A String object can always be converted to its primitive counterpart with the valueOf method.

console.log(eval(s2.valueOf())); // returns the number 4
Note: For another possible approach to strings in JavaScript, please read the article about StringView – a C-like representation of strings based on typed arrays.


Allows the addition of properties to a String object.
Properties inherited from Function:


Returns a string created by using the specified sequence of Unicode values.
Returns a string created by using the specified sequence of code points.
Methods inherited from Function:

String generic methods

The String instance methods are also available in Firefox as of JavaScript 1.6 (though not part of the ECMAScript standard) on the String object for applying String methods to any object:

var num = 15;
alert(String.replace(num, /5/, '2'));

Generics are also available on Array methods.

The following is a shim to provide support to non-supporting browsers:

/*globals define*/
// Assumes all supplied String instance methods already present
// (one may use shims for these if not available)
(function () {
    'use strict';

    var i,
        // We could also build the array of methods with the following, but the
        //   getOwnPropertyNames() method is non-shimable:
        // Object.getOwnPropertyNames(String).filter(function (methodName)
        //  {return typeof String[methodName] === 'function'});
        methods = [
            'quote', 'substring', 'toLowerCase', 'toUpperCase', 'charAt',
            'charCodeAt', 'indexOf', 'lastIndexOf', 'startsWith', 'endsWith',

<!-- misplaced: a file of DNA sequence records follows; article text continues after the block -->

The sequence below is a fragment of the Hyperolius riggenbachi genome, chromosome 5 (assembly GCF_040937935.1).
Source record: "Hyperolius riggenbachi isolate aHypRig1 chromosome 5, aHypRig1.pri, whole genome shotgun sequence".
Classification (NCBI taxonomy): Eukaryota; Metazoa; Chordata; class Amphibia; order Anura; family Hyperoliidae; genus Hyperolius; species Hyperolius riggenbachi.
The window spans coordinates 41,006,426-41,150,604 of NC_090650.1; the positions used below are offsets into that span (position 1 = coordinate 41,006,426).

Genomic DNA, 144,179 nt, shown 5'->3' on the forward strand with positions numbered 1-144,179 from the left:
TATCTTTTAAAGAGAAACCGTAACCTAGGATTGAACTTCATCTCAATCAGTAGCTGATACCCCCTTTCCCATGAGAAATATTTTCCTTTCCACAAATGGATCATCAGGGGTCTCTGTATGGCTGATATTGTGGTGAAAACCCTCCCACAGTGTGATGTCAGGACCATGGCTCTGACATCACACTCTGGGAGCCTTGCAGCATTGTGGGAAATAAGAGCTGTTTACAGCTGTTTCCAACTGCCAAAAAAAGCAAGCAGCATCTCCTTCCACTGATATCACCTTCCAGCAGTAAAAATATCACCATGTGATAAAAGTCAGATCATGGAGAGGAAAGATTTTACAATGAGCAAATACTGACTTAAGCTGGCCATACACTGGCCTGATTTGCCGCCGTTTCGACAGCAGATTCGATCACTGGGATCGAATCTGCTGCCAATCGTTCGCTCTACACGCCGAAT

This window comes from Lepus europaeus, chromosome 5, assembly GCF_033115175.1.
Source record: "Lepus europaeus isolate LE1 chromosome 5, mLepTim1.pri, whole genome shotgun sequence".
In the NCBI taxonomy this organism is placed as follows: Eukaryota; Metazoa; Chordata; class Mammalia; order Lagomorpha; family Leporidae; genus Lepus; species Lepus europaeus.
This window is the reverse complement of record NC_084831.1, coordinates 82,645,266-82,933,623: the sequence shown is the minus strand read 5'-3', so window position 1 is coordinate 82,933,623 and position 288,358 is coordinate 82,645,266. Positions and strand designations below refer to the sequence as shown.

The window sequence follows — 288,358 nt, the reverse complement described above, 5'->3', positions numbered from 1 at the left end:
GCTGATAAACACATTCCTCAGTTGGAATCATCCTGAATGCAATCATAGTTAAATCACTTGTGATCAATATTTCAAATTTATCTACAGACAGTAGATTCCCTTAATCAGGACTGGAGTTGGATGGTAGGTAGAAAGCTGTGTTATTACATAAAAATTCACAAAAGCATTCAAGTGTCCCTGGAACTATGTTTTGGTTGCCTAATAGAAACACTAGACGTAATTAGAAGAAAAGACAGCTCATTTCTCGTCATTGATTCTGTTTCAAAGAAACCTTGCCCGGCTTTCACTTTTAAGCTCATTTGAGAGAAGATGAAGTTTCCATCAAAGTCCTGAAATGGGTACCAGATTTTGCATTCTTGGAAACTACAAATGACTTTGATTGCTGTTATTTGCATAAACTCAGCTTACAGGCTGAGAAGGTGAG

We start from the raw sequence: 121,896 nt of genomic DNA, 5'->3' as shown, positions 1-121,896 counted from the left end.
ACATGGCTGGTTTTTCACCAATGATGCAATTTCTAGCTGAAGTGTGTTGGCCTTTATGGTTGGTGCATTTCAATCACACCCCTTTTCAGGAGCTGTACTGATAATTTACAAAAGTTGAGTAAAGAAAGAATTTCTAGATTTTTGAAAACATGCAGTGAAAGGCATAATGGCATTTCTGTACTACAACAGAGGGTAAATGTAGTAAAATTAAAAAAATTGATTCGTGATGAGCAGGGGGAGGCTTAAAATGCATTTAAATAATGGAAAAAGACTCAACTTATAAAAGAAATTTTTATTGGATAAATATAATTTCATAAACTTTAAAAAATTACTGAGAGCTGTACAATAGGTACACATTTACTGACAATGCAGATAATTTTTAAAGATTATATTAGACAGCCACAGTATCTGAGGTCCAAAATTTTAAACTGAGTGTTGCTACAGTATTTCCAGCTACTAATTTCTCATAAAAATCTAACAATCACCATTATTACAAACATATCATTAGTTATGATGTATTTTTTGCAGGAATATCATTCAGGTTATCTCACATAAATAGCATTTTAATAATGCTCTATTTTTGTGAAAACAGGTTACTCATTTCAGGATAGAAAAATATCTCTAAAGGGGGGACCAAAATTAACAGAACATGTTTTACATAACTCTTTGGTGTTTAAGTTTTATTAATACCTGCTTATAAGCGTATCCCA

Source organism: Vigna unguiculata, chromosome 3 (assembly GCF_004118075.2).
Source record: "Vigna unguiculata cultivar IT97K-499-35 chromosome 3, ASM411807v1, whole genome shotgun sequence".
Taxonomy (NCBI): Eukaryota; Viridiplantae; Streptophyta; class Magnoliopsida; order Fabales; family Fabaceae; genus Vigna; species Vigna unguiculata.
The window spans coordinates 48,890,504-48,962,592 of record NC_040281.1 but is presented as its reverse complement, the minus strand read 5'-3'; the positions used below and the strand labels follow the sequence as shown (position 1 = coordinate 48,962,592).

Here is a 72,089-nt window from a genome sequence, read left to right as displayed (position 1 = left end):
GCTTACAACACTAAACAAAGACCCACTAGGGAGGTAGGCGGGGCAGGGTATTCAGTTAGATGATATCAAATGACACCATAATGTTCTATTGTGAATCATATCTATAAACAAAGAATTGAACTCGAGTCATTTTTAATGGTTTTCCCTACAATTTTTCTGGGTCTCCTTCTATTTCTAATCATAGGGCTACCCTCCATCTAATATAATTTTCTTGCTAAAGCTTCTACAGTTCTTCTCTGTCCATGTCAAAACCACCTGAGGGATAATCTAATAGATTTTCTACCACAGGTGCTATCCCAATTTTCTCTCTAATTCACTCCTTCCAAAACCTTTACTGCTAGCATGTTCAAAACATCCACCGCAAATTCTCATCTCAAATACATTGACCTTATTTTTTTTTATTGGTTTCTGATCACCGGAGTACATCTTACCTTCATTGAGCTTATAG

'trim', 'trimLeft', 'trimRight', 'toLocaleLowerCase',
            'toLocaleUpperCase', 'localeCompare', 'match', 'search',
            'replace', 'split', 'substr', 'concat', 'slice'
        methodCount = methods.length,
        assignStringGeneric = function (methodName) {
            var method = String.prototype[methodName];
            String[methodName] = function (arg1) {
                return method.apply(arg1,, 1));

    for (i = 0; i < methodCount; i++) {

String instances


Specifies the function that creates an object's prototype.
Reflects the length of the string.
Used to access the character in the Nth position where N is an integer between 0 and one less than the value of length. These properties are read-only.

Methods unrelated to HTML

Returns the character (exactly one UTF-16 code unit) at the specified index.
Returns a number that is the UTF-16 code unit value at the given index.
Returns a nonnegative integer Number that is the code point value of the UTF-16 encoded code point starting at the specified index.
Combines the text of two strings and returns a new string.
Determines whether one string may be found within another string.
Determines whether a string ends with the characters of another string.
Returns the index within the calling String object of the first occurrence of the specified value, or -1 if not found.
Returns the index within the calling String object of the last occurrence of the specified value, or -1 if not found.
Returns a number indicating whether a reference string comes before or after or is the same as the given string in sort order.
Used to match a regular expression against a string.
Returns the Unicode Normalization Form of the calling string value.